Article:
Why show dead people in the news?

July 2014

There’s a sen­ti­ment I’ve encountered again lately: Don’t show pho­to­graphs of dead or injured/traumatized people in the news. Why? Because “showing this doesn’t add any­thing to the story”, because “showing the dead takes their dignity”, because “chil­dren shouldn’t see this.”

While I respect why people would argue like this, I assume most if not all argu­ments actu­ally ori­gin­ate from a very human desire:

Don’t make me feel uncom­fort­able.

It is not a new sen­ti­ment, of course, and it’s OK on its own. News cov­er­age has often been chal­lenged to find a balance between a proper, fair rep­res­ent­a­tion of reality on the ground and the absorb­ing capa­city of its audi­ence.

But that balance, with its indis­put­able imper­fec­tions, seems to become less import­ant lately. When in doubt, making sure visual news don’t leave the comfort zone has pri­or­ity now. Brows­ing through his­tor­ical pics illus­trates this all the more.

Take a minute and watch a few iconic pho­to­graphs that have been pub­lished in the 20th century. Ask your­self – would they (or similar sub­jects) appear on a 2014 news­pa­per front page, on a quality news website or on TV evening news? Would they appear in your medium?

The Falling Soldier

Never. Prob­ably.

Warsaw Ghetto Upris­ing

I doubt it. Maybe. Prob­ably accom­pan­ied by a debate about children’s privacy.

Mas­sacre in Vinnyt­sia

Never.

Napalm attack on Trang Bang

Never.

Saigon exe­cu­tion

Never. Ever.

Mas­sacre in Bijeljina

Most likely not.

I link to these pic­tures because I think they demon­strate how hasty and mis­guided a notion like “pho­to­graphs of dead or injured/traumatized people are not adding to the story” is. As a matter of fact not much adds more to a story than pic­tures cap­tur­ing reality. From a journ­al­istic per­spect­ive their impact can’t be over­es­tim­ated. It is the pho­to­graphs people remem­ber after decades. I’m worried about a tend­ency to skip those uncom­fort­able pics.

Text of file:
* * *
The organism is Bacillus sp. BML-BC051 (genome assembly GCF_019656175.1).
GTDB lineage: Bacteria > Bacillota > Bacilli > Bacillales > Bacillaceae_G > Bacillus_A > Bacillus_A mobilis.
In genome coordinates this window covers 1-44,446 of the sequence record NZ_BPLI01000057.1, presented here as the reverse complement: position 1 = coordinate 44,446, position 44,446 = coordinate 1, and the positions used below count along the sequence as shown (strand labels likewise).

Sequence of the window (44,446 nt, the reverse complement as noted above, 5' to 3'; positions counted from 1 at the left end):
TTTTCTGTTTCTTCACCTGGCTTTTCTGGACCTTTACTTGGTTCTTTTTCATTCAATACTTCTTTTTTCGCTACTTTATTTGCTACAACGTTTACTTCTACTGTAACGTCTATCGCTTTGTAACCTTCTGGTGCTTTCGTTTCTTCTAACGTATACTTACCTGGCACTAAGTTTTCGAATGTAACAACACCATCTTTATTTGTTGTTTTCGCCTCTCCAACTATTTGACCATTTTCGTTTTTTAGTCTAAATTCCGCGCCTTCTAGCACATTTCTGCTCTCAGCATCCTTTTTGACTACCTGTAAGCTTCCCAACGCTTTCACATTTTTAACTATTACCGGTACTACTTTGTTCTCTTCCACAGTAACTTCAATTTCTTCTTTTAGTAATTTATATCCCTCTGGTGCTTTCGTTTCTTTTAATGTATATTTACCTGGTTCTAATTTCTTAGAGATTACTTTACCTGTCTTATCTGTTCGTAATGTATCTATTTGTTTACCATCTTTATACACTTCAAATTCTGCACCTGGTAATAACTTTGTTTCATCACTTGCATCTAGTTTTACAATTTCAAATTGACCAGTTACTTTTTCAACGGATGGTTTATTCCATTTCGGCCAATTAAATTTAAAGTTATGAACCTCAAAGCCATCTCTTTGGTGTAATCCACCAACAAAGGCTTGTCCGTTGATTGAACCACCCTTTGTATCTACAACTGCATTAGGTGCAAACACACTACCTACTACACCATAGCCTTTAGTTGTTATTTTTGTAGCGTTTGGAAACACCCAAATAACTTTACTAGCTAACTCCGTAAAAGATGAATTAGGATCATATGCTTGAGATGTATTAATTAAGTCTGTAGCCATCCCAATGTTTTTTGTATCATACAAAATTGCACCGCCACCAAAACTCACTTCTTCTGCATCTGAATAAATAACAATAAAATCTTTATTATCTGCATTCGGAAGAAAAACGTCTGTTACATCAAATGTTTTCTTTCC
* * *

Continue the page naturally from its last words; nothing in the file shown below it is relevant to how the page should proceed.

But where are the limits, I hear you ask. And you’re right. Showing grue­some details in high res­ol­u­tion doesn’t add to a story. We’re in the news busi­ness, not in gore, after all.

On the other hand making the dead com­pletely dis­ap­pear in the editing process doesn’t help either. I guess showing dead bodies in the context of war cov­er­age is a simple neces­sity – because cutting out that people die in a war would be per­ceived as a dis­tor­tion of reality.

Let’s not forget that pho­to­graph­ers on the ground are jour­nalists like the rest of us, com­mit­ted to stand­ards and a proper rep­res­ent­a­tion of facts. It must be weird, dis­heart­en­ing to wade through dead bodies for days and see only innu­endo pics being pub­lished.

Is there a prag­matic solu­tion? I think so. Do show dead bodies if they are part of the story – but be careful choos­ing the right pic­tures. Doc­u­ment­ing death doesn’t mean it has to qualify as an anatomy course. Looking back at the New York Times front page pho­to­graph, I’d argue it was OK to publish. It hurts to watch, agreed. But that alone is no reason to reject it.

Then there’s dignity. From all argu­ments against showing dead people dignity seems the most ques­tion­able to me. The very core of photo journ­al­ism is report­ing about the world as it is – in some cases that means showing how people are treated without dignity, how they have been left behind (some­times dead) without dignity in the most miser­able con­di­tions.

Making this public is a photo journalist’s only weapon of change.

Not allow­ing a photo journ­al­ist with a con­science to tell unpol­ished stories of debase­ment, viol­ence and injustice means redu­cing her/his job to story illus­trat­ing. It’s almost impossible to do ded­ic­ated photo journ­al­ism without expos­ing sub­jects and their humi­li­ations.

As for chil­dren and news cov­er­age of war and death, I’m not sure what to think. I have no chil­dren, so I guess it’s not my busi­ness to lecture parents. However, looking at the enorm­ous amount of intense war and cata­strophe footage that is freely avail­able online, I doubt it’s a good idea to leave it to Liveleak (you’ve been warned) e.a. to intro­duce chil­dren to various flavors of mor­tal­ity. Not hiding the news­worthy dead from chil­dren while embed­ding the uncom­fort­able news in context and values seems a more reas­on­able approach to me.

Thoughts, com­ments? Let me know via Twitter.